How to Manage Pests
UC Pest Management Guidelines
In this Guideline:
Preharvest fruit sampling will alert you to the
need to treat before harvest. (Be sure to check the preharvest interval of the
pesticide if treatment is necessary.) Monitor weekly beginning at color break
(when nectarines start to turn reddish).
How to Sample (view preharvest damage photos for identification)
Examine 100-200 randomly selected fresh fruit on
the tree (10–20 fruit on 10 trees) by looking at it on the tree and
rotating it slightly to detect damage caused by:
twig borer, oriental fruit moth, or larvae
San Jose scale, or parasitized San Jose Scale
bugs and plant bugs
Take a fruit damage sample at harvest to assess the effectiveness of
the current year's IPM program and to determine the needs of next year's
program; be sure to keep a record for each block.
How to Sample (view harvest damage photos for identification)
the sorting process begins, examine 500 to 1,000 randomly selected fruit from
harvest containers. Plan to sample 500 fruit for each variety unless unexpected
damage is discovered, in which case increase the sample size up to a maximum of
1,000 fruit in order to thoroughly assess the damage. Distinguish damage caused
by peach twig borer, oriental fruit moth, and leafrollers, San Jose scale,
stink bugs, plant bugs, katydids, and thrips as well as brown rot, rust, and
Look for the presence of:
- Larvae or larval feeding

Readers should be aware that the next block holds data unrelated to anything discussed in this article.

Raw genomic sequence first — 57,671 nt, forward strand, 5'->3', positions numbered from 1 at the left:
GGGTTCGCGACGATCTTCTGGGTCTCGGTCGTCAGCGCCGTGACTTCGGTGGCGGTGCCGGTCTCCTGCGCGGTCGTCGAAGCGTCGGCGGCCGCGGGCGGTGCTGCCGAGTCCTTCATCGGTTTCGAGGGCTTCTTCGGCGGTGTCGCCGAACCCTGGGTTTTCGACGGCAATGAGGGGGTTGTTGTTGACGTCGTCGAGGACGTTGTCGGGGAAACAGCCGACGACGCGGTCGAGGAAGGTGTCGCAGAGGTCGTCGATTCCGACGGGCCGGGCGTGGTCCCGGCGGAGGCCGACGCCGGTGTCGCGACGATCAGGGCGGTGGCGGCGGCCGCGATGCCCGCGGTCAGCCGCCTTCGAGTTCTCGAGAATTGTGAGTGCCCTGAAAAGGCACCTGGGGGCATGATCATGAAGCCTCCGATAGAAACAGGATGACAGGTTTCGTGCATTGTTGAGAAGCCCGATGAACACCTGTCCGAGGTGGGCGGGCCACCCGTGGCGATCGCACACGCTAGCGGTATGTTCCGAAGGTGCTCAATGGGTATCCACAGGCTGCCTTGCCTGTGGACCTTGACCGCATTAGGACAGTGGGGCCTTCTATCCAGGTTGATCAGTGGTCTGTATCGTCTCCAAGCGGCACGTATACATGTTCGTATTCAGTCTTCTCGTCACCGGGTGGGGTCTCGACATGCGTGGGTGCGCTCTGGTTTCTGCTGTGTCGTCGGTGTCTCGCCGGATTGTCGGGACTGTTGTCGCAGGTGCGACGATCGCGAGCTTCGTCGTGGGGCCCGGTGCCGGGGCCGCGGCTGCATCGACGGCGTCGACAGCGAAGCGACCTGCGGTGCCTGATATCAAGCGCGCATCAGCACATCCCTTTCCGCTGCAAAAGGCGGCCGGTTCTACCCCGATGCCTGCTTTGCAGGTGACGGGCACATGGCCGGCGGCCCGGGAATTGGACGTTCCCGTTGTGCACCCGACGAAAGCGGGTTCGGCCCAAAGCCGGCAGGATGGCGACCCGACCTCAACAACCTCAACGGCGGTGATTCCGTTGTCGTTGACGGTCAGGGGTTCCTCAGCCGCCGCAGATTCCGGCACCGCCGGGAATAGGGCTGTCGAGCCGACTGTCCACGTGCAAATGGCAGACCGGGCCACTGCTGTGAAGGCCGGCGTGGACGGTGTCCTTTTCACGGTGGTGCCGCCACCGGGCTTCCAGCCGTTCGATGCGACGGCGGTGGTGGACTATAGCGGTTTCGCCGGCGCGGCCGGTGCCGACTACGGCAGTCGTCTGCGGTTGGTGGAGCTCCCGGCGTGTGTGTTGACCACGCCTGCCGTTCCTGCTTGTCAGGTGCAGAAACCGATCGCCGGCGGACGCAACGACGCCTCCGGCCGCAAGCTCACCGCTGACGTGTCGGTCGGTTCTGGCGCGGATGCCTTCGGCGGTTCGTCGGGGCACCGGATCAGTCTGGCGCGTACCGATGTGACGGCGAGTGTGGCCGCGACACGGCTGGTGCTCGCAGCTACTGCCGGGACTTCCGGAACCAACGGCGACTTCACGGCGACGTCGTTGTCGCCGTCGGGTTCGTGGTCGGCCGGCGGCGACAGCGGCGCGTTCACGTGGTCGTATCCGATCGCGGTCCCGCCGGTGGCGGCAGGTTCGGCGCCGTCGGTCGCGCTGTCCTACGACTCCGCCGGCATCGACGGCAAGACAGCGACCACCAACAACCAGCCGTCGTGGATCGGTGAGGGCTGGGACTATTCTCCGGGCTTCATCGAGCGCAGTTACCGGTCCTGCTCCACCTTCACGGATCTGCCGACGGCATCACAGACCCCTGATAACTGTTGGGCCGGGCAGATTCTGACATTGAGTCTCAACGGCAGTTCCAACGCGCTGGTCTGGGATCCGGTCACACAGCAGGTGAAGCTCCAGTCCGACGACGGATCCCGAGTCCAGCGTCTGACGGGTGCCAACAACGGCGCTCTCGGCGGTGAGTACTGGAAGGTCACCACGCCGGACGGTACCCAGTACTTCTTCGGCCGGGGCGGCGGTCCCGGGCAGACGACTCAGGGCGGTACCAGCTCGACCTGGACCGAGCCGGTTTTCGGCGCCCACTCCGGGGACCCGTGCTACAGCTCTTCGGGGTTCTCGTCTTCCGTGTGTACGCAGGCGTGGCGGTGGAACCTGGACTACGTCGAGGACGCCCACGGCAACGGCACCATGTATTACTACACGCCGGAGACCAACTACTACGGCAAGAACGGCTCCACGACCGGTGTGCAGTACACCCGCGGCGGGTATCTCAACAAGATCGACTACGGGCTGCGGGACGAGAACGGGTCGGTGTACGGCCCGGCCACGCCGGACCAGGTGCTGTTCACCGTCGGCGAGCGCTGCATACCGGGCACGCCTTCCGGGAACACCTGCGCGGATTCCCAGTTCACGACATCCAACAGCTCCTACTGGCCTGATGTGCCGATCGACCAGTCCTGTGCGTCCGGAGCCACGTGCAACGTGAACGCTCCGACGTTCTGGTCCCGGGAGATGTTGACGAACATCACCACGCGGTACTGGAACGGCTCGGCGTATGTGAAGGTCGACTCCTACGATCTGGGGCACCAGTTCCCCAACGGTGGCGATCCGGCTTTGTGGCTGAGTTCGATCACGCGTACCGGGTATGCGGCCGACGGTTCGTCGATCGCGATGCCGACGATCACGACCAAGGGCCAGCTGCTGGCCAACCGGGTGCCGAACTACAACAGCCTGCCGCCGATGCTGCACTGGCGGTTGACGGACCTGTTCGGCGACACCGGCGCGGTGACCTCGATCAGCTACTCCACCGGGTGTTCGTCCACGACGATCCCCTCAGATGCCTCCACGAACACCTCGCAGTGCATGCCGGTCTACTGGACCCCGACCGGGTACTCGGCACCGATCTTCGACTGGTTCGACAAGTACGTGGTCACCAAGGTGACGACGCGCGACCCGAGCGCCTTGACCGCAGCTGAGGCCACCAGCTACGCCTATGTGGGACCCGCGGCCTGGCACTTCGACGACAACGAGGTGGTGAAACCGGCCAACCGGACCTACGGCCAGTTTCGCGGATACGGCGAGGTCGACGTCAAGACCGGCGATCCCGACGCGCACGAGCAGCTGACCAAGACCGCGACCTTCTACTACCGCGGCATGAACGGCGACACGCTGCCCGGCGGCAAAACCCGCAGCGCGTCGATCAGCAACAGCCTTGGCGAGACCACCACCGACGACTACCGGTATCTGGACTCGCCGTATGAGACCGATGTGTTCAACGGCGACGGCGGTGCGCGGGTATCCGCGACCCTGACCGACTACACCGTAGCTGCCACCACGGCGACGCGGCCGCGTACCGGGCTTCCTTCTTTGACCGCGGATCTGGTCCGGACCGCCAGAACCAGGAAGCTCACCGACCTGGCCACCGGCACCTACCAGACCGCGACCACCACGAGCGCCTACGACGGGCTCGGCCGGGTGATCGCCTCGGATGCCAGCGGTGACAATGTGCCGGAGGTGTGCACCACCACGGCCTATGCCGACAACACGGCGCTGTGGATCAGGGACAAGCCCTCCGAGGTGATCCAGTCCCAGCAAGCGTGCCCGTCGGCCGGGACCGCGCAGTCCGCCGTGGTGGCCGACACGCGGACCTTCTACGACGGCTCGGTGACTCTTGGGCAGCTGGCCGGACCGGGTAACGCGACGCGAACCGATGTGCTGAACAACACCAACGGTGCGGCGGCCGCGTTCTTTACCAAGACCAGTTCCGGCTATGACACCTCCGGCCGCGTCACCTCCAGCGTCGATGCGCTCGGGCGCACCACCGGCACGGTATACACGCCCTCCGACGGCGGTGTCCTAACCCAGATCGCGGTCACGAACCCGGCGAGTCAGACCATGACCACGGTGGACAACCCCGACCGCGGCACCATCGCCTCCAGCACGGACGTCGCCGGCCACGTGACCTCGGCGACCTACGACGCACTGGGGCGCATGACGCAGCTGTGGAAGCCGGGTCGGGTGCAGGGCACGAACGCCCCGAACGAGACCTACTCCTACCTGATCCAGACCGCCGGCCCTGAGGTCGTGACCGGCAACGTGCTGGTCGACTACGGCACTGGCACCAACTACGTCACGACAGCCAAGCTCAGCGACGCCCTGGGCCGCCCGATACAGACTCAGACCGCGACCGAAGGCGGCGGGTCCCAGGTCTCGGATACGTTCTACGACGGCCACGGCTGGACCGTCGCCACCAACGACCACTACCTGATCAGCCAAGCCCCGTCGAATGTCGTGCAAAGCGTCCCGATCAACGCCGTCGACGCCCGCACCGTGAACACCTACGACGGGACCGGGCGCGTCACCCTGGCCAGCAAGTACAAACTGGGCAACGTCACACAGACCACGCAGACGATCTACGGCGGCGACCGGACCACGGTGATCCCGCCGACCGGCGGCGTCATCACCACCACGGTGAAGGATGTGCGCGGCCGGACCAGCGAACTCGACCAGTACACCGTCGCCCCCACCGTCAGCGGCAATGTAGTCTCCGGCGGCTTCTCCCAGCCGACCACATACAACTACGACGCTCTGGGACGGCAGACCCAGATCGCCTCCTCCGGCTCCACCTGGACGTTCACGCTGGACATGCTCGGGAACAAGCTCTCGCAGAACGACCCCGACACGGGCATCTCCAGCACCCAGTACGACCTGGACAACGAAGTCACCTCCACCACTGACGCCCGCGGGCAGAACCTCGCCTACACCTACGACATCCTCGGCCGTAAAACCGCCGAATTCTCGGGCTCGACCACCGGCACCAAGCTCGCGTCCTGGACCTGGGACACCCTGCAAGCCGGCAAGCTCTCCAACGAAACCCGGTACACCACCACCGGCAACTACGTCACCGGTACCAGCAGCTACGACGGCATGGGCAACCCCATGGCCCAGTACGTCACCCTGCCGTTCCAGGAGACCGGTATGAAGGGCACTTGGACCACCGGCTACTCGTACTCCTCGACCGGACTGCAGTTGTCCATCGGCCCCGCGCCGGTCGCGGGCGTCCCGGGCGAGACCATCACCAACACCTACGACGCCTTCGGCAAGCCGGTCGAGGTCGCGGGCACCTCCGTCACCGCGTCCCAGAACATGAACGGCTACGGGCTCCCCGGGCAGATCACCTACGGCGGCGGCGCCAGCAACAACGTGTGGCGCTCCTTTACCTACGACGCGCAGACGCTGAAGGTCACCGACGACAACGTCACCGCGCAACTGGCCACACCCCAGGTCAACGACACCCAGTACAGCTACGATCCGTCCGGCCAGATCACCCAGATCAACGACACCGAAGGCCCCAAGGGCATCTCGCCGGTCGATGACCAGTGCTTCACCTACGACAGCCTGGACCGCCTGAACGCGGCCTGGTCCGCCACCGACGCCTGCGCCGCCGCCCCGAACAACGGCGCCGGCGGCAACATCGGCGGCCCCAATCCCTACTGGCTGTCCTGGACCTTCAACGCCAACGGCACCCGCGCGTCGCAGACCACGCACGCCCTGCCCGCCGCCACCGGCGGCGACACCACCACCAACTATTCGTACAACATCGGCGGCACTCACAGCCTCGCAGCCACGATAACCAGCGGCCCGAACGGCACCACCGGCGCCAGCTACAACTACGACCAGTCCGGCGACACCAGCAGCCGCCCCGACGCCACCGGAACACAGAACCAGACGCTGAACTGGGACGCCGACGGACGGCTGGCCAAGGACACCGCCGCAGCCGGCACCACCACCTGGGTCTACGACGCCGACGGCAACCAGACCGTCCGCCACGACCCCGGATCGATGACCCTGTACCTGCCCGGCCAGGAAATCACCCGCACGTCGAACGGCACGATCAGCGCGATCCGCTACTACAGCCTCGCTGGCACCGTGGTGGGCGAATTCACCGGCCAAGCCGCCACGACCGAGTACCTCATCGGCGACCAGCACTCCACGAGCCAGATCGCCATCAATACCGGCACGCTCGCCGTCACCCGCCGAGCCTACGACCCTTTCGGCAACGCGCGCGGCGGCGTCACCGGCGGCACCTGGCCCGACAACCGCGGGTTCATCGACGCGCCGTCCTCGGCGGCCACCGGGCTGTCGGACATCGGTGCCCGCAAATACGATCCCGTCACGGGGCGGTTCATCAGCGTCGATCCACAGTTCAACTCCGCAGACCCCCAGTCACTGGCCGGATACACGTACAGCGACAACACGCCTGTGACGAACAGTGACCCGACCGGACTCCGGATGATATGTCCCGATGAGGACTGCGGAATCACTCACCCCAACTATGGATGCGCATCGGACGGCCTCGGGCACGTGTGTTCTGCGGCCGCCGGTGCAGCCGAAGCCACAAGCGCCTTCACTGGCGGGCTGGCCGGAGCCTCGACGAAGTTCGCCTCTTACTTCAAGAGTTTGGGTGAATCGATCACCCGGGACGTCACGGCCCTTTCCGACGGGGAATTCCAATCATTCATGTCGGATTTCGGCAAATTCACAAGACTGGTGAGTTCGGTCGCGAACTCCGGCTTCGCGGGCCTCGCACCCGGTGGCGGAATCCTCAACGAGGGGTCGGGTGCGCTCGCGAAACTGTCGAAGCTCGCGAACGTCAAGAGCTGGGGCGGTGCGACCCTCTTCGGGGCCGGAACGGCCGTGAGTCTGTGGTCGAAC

from peach twig borer, oriental fruit moth, or leafroller caterpillars.
- Peach twig borer : shallow feeding holes.
Over time these may appear as scabs.
- Oriental fruit moth : small entry holes that may
be difficult to see, especially if brown rot has invaded the site.
- Leafrollers: tunneling into
fruit; shallow holes or grooves in the fruit surface; this can sometimes be
difficult to distinguish from severe thrips feeding that was done just after
- Live or parasitized San Jose scale and halos or spots on the
- Scabs, pits caused by stink bugs, plant bugs, and katydids.
- Surface scarring caused by thrips feeding.
- Fruit rot. In many cases, this damage
may occur in conjunction with peach twig borer or oriental fruit moth damage or
other physical injury.
- Scab lesions on fruit are dark
spots and may have green or yellow halos. They are most commonly on the upper
surface and may merge to form large blotches.
- Rust lesions, which can resemble
stink bug damage but can be distinguished by the presence of spore masses in
the lesions, and lesions are often surrounded by halos.
the number of fruit infested by larvae, type of larvae present or, if there are
no larvae present, whether damage is surface feeding only or if the larvae
penetrated the fruit. Record the number of fruit with live San Jose scale, or
parasitized San Jose scale. Record the number of fruit with damage caused by
stink bugs, plant bugs, katydids, thrips, and note any indication of rust,
brown rot, and scab. Record results for harvest sample.
UC IPM Pest Management Guidelines: Nectarine
UC ANR Publication 3451
W. J. Bentley (Crop
Team Leader), UC IPM Program, Kearney Agricultural Center, Parlier
K. R. Day, UC Cooperative Extension, Tulare County
R. A. Duncan, UC Cooperative Extension Stanislaus County
S. Johnson, Pomology, Kearney Agricultural Center, Parlier
J. A. Roncoroni, UC Cooperative Extension, Napa County
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